One new plane was completed as the Tu-4T, a pressurized 42-man paratrooper plane. Successful from a technical standpoint, it was too expensive and no more were made. The plane was later used for the USSR’s contribution to the International Ice Patrol.
(Demilitarized “Bull” in Soviet Polar Aviation markings.)
From 1954 onwards, fifty basic Tu-4 bombers were converted into Tu-4D freight carriers. The subdesignation came from Desahntny’y, the Soviet army term for riding on the outside of a tank. The bomb racks were deleted and the bays reconfigured to deliver cargo via PDMM-47 parachutes. These held 33 lbs and up to 168 could be carried. Alternatively 28 paratroopers could be carried (jumping through the bomb bay doors), or mixed cargo and soldiers.
A BD-5-4D pylon was fitted under each wing for cargo pods. These could be para-dropped if necessary, but ideally the Tu-4D would find a place to land and unload them on the ground. The common P-90 pod held up to 3,528 lbs, including WWII-era artillery and light vehicles. The pods caused a 67 kts speed and 5,050′ ceiling loss.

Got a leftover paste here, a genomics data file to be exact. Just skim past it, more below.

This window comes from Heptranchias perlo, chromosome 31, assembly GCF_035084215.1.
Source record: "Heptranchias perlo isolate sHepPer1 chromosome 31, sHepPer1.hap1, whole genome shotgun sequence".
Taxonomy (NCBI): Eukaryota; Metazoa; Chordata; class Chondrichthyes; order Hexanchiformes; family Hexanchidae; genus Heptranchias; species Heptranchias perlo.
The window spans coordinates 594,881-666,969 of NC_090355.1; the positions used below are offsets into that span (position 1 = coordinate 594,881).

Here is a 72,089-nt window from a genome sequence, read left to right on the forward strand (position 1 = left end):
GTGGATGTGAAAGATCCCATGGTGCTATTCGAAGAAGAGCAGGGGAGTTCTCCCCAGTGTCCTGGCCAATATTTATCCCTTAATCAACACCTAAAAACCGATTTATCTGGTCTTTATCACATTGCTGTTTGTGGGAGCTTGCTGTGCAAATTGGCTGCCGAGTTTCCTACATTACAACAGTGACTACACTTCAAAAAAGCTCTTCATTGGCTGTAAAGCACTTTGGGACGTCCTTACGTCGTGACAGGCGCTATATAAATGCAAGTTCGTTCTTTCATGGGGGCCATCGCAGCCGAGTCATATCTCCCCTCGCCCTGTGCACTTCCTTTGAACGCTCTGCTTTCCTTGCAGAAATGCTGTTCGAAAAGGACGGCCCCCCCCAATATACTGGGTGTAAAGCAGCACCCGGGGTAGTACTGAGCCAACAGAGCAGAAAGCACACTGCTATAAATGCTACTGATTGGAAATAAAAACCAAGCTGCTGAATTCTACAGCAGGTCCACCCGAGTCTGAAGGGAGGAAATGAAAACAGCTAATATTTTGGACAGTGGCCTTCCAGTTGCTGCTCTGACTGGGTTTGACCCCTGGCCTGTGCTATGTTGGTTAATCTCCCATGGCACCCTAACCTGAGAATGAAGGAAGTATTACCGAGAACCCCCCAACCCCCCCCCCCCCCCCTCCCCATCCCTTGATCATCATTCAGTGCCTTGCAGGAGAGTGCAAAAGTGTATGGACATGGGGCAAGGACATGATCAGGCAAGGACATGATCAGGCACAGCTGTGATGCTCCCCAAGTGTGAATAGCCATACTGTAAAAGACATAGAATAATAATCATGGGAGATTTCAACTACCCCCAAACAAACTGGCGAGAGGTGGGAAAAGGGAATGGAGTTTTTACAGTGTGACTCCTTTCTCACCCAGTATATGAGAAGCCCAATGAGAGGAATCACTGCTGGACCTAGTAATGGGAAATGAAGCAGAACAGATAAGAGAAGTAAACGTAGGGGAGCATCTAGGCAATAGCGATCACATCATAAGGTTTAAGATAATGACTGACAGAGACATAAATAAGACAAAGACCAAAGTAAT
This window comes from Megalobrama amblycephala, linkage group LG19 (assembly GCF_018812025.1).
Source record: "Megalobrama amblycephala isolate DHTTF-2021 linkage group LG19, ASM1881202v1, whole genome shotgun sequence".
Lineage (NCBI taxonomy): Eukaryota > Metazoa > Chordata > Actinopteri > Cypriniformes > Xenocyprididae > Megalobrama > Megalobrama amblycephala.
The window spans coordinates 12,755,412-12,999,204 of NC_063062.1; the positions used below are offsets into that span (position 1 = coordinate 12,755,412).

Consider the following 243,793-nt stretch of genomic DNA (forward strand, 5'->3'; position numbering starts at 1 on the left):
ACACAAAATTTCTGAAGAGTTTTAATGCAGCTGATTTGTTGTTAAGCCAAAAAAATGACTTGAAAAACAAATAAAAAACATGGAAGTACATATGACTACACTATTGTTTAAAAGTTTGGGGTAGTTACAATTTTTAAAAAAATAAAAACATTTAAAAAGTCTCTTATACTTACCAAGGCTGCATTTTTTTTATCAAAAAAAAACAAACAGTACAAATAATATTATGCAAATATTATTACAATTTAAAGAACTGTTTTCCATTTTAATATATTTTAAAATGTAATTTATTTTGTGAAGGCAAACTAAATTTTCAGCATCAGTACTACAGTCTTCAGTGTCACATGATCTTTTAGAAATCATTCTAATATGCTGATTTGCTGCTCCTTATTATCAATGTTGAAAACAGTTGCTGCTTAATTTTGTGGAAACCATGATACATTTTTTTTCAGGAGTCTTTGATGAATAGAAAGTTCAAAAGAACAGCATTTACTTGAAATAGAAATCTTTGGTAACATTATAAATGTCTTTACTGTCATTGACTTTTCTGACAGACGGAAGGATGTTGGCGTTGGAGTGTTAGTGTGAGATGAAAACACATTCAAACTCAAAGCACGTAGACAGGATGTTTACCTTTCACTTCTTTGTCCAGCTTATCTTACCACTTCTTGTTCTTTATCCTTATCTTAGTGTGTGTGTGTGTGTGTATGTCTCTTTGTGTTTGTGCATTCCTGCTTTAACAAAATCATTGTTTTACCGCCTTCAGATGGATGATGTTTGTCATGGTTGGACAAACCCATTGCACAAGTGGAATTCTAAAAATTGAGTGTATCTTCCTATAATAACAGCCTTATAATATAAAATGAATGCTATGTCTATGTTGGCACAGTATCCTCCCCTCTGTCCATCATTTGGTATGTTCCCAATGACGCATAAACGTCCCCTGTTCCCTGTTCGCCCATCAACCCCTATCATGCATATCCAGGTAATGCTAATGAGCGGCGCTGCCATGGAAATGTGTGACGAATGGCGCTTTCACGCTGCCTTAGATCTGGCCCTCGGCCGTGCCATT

(A P-90 “tailored” for the ZiS-2 anti-tank gun, a WWII item that saw some postwar use.)
(A GAZ-69 jeep inside a P-90.)
The P-98 was a refinement, oriented backwards so that there was no need to cut openings specific to certain loads.
(The P-98 universal pod.)
(P-98 pod being dropped, with the parachute deployment beginning. If possible, it was preferred to land and unload it on the ground. The Tu-4D could simultaneously drop PDMM-47 small supply cans, or paratroopers, from the bays along with the pods.)
Almost completely ignored today, the Tu-4T was a tremendous air assault asset and maybe the most successful of all “Bull” versions.
the Tu-70 / Tu-75 “Cart”
(The Tu-70 “Cart” under construction.)
(The Tu-70’s fuselage being moved into a hangar to be mated with pieces of “General H.H. Arnold Special”. In the background is “Ding Hao”.)